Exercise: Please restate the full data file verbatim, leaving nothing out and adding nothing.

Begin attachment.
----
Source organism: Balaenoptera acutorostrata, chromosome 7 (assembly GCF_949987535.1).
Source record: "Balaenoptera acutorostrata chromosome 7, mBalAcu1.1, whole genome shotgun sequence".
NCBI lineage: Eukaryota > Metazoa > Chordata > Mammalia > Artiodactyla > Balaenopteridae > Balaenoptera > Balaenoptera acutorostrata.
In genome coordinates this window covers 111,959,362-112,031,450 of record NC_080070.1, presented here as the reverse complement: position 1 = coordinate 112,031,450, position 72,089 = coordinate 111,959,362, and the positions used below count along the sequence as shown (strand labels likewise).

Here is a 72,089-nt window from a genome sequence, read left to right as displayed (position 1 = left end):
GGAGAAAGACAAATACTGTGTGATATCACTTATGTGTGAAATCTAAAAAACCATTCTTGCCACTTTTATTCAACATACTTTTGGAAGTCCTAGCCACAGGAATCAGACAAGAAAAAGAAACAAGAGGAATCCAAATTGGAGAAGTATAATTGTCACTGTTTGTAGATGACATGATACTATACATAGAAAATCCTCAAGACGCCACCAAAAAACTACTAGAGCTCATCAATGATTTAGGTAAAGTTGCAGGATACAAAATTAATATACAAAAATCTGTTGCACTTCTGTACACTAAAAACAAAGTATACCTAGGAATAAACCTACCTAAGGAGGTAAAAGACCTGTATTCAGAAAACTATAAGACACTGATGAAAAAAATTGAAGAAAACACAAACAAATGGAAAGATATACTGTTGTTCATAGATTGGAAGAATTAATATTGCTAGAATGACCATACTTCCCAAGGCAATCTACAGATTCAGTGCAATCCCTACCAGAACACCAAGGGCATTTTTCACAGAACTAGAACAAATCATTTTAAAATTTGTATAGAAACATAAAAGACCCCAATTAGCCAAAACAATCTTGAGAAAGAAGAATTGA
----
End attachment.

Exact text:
Source organism: Balaenoptera acutorostrata, chromosome 7 (assembly GCF_949987535.1).
Source record: "Balaenoptera acutorostrata chromosome 7, mBalAcu1.1, whole genome shotgun sequence".
NCBI lineage: Eukaryota > Metazoa > Chordata > Mammalia > Artiodactyla > Balaenopteridae > Balaenoptera > Balaenoptera acutorostrata.
In genome coordinates this window covers 111,959,362-112,031,450 of record NC_080070.1, presented here as the reverse complement: position 1 = coordinate 112,031,450, position 72,089 = coordinate 111,959,362, and the positions used below count along the sequence as shown (strand labels likewise).

Here is a 72,089-nt window from a genome sequence, read left to right as displayed (position 1 = left end):
GGAGAAAGACAAATACTGTGTGATATCACTTATGTGTGAAATCTAAAAAACCATTCTTGCCACTTTTATTCAACATACTTTTGGAAGTCCTAGCCACAGGAATCAGACAAGAAAAAGAAACAAGAGGAATCCAAATTGGAGAAGTATAATTGTCACTGTTTGTAGATGACATGATACTATACATAGAAAATCCTCAAGACGCCACCAAAAAACTACTAGAGCTCATCAATGATTTAGGTAAAGTTGCAGGATACAAAATTAATATACAAAAATCTGTTGCACTTCTGTACACTAAAAACAAAGTATACCTAGGAATAAACCTACCTAAGGAGGTAAAAGACCTGTATTCAGAAAACTATAAGACACTGATGAAAAAAATTGAAGAAAACACAAACAAATGGAAAGATATACTGTTGTTCATAGATTGGAAGAATTAATATTGCTAGAATGACCATACTTCCCAAGGCAATCTACAGATTCAGTGCAATCCCTACCAGAACACCAAGGGCATTTTTCACAGAACTAGAACAAATCATTTTAAAATTTGTATAGAAACATAAAAGACCCCAATTAGCCAAAACAATCTTGAGAAAGAAGAATTGA